While storytelling and narrative have been interchangeably used, when it comes to architecture, writing and filmmaking there are several differences between the two. Great architecture has to tell a story. We all have heard this statement and often wondered what story would an office building or a factory tell. We have heard that narratives have to be established to make space meaningful and we believed it even without knowing what it means. Some interpret it as setting up the milestones as a part of the design which would be the literal expression while some would abstract the elements and beg to differ. What if we were to say that narrative is something else altogether?
‘Storytelling’ requires a premise revolving around one or more central elements, a problem and a solution to the problem while a ‘Narrative’ requires a context, an emotion that is associated with it and a revelation that follows through the emotion.
‘Narrative’ is a multifarious term. Its essential meaning can change according to the situation it is put into. Let us take the example of architecture. It is a multi-faceted field. It can hold various subsets and mean differently when put into different scenarios like research, construction, design, management, innovation, journalism, advertising, and many others. Similarly, ‘Narrative’ poses with a different tint in each of these subsets.
‘Narrative’ in Architectural Design
While museums and memorials are more towards the spectrum of storytelling where the design revolves around the life or history of some central character, the case of other spaces stand to differ. ‘Narrative’ in this context takes up the function of serialization and revelation of spaces. A residence design would have a semi-public lounge which would then flow into a more private living room followed by private dining and then leading on to the most private spaces of the residence. The sequence of the spaces is the narrative in this example. An architect is equipped with the responsibility of adding flavor to this narrative by adding certain spaces that would add a sense of curiosity as to what follows next or simply a space that lets someone take a break before going on to discover the rest of the narrative.
‘Narrative’ in construction
Construction is a time-oriented activity that requires material and manpower. Construction is based on series and sequences. The narrative in this context is the flow from one activity to another. The purpose of the narrative here is to ensure the smooth and easy functioning and completion of the project.
The phases in construction hence hold great importance. How the work is carried out which also considers the social and cultural aspects, how it impacts the environment and the existing fabric of a place, and what it represents and is aimed at sets the narrative in construction.
‘Narrative’ in Adaptive Reuse
Setting the narrative in the case of a built environment is challenging. The sequence and the form of the space remain constant. The change in narrative is brought about by the function assigned. We have seen examples of how old industrial buildings and power stations have been repurposed to museums, hotels, and resorts. The narrative in this context functions as a bridge from the past to the present. Here again, the narrative can exist as an extension of the past or stand as an antonym to the previous function. How smoothly and creatively the narrative is set up shows the talent and caliber of the architect.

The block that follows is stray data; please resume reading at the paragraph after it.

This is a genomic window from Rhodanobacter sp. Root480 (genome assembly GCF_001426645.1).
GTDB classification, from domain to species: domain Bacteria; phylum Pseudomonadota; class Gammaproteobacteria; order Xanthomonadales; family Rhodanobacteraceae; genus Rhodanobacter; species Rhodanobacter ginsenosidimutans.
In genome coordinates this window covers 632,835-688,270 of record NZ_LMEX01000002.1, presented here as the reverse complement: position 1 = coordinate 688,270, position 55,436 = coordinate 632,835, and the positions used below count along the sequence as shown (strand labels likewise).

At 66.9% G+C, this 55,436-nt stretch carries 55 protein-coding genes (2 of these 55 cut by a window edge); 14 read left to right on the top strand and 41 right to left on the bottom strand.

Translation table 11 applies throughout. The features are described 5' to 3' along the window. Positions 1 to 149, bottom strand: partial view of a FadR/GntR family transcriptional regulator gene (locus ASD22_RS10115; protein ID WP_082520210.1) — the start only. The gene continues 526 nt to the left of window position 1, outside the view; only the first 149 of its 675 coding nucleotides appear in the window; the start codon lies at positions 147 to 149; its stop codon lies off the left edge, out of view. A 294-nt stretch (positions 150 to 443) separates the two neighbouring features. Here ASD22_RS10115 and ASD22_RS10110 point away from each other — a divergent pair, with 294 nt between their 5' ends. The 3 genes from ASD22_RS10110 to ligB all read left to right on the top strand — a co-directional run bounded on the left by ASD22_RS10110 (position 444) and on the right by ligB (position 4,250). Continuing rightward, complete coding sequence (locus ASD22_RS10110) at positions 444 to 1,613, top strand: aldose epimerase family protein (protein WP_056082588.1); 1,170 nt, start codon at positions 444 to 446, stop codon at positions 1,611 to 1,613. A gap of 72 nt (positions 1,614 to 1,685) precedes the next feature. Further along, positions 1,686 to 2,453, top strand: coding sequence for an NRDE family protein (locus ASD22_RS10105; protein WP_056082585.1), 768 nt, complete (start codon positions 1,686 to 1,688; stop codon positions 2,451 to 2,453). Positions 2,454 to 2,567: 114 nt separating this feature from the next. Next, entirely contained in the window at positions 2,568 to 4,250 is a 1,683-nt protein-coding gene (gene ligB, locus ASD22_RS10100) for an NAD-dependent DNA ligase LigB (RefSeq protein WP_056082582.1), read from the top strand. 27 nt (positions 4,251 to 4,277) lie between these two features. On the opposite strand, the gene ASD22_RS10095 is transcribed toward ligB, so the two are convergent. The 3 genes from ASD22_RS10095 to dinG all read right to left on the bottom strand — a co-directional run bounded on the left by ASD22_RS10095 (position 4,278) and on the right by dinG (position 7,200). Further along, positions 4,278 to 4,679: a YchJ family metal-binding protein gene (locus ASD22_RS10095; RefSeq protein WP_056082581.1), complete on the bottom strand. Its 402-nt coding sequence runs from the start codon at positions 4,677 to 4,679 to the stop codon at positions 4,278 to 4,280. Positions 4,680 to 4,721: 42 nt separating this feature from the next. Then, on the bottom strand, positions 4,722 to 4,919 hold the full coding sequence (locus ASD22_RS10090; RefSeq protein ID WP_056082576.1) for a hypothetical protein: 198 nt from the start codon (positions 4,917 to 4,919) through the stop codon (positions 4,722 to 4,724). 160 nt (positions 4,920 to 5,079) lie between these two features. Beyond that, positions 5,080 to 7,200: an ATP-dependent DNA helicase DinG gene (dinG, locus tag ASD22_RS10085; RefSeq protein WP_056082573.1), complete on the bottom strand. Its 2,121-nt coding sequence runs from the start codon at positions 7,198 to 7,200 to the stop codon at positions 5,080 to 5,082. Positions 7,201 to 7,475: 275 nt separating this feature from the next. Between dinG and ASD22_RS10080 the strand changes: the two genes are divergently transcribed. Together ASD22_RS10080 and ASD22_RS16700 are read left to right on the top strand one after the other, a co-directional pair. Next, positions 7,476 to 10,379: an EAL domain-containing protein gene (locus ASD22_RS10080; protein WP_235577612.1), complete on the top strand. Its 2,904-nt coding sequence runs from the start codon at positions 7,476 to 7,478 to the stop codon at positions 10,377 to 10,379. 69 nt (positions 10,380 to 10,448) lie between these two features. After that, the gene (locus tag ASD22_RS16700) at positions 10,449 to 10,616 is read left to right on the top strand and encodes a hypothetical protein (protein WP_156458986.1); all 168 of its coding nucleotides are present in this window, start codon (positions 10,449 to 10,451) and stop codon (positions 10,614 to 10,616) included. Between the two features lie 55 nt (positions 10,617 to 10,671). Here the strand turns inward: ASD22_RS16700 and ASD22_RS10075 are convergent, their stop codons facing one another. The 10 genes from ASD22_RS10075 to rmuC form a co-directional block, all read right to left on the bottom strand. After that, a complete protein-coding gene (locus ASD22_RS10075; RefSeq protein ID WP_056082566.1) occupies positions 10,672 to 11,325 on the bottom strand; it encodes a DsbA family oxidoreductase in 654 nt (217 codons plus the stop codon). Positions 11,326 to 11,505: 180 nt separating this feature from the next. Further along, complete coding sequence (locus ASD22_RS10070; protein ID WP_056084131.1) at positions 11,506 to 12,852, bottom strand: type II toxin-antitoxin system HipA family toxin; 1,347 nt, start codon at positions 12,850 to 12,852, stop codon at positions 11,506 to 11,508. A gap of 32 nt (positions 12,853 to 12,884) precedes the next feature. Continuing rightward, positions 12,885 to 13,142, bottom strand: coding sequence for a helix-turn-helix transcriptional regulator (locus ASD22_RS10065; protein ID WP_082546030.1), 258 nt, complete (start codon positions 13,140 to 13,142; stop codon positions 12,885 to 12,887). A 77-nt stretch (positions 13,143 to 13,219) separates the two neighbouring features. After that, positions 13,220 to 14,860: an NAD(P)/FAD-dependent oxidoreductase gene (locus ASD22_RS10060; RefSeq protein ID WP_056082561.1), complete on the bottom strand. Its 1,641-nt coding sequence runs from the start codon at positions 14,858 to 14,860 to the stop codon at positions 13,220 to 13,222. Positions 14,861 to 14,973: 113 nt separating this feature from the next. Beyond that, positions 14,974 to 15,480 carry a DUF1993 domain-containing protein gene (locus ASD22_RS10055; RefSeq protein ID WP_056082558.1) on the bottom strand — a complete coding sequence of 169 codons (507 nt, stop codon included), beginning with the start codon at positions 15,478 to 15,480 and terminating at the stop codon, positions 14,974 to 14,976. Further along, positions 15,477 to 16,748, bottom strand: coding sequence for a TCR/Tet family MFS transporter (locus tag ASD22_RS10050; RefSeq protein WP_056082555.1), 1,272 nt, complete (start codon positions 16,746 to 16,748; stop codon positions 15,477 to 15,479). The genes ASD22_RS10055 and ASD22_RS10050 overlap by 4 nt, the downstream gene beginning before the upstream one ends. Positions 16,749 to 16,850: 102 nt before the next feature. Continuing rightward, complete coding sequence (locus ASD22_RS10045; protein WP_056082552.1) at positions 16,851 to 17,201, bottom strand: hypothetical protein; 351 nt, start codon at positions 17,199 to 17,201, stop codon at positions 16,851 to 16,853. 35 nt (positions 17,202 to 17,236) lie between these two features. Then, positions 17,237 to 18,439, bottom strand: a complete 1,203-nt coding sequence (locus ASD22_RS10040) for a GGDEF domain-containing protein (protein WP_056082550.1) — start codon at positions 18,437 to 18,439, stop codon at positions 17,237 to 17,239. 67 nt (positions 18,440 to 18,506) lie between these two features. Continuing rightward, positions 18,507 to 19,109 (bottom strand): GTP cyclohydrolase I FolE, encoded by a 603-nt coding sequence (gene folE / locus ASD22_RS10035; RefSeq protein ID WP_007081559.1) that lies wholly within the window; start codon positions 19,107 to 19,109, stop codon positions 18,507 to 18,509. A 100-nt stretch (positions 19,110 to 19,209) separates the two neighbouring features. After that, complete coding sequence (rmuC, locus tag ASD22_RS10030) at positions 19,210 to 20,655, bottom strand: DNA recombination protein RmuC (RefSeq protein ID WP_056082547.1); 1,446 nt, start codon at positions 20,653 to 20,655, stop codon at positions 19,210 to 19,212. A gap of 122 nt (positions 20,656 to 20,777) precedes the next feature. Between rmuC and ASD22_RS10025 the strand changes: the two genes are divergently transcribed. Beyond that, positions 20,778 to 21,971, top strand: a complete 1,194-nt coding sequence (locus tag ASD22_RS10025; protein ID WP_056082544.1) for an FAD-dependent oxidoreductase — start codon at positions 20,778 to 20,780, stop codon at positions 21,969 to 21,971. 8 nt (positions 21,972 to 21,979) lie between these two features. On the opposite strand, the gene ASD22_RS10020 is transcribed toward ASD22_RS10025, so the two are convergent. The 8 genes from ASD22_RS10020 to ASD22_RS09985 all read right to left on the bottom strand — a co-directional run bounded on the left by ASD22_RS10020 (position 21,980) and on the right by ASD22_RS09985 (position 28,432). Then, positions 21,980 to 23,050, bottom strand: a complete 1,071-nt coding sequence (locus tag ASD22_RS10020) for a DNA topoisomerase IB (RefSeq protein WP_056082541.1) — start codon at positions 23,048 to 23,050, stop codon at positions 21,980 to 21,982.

‘Narrative’ in Religious Architecture
Religious buildings altogether follow a different narrative. The purpose of narrative in this context is to reaffirm the beliefs and traditions of the particular religion based on holy texts and their practitioners. The sequence, in this case, differs largely from all the other design projects. The narrative sets the premise for one to experience divinity and the holy presence. Every space has a religious significance and the unfolding of these spaces form an integral part of the narrative. Apart from the religious inputs that impact the narrative, introducing the divine experience and meditative effects becomes the task of the architect.
‘Narrative’ in Architectural Journalism
Architectural journalism stemmed from the need of bringing architecture to the common man, unlike a medical term. Earlier, the term ‘architecture’ was a term relatively used by the architect, contractor, and client and anybody who is not involved would shrug it off as something relevant. A narrative was necessary to familiarise the concept of architecture, the role of good architects and how they impact our day to day lives. Setting up the narrative in architectural journalism evolved through sketches, models, photos, project descriptions, competitions, renders, walk-throughs, magazines, cartoons, film, comics and now we stand at Virtual Reality and Augmented Reality.’ Narrative’ in this context was meant to create awareness and make ‘architecture’ a term that could be used in our routine vocabulary.
A narrative can be hence set in different contexts and mean differently. It is upon the user to play with the narrative to set up something that benefits the user group. What is your narrative?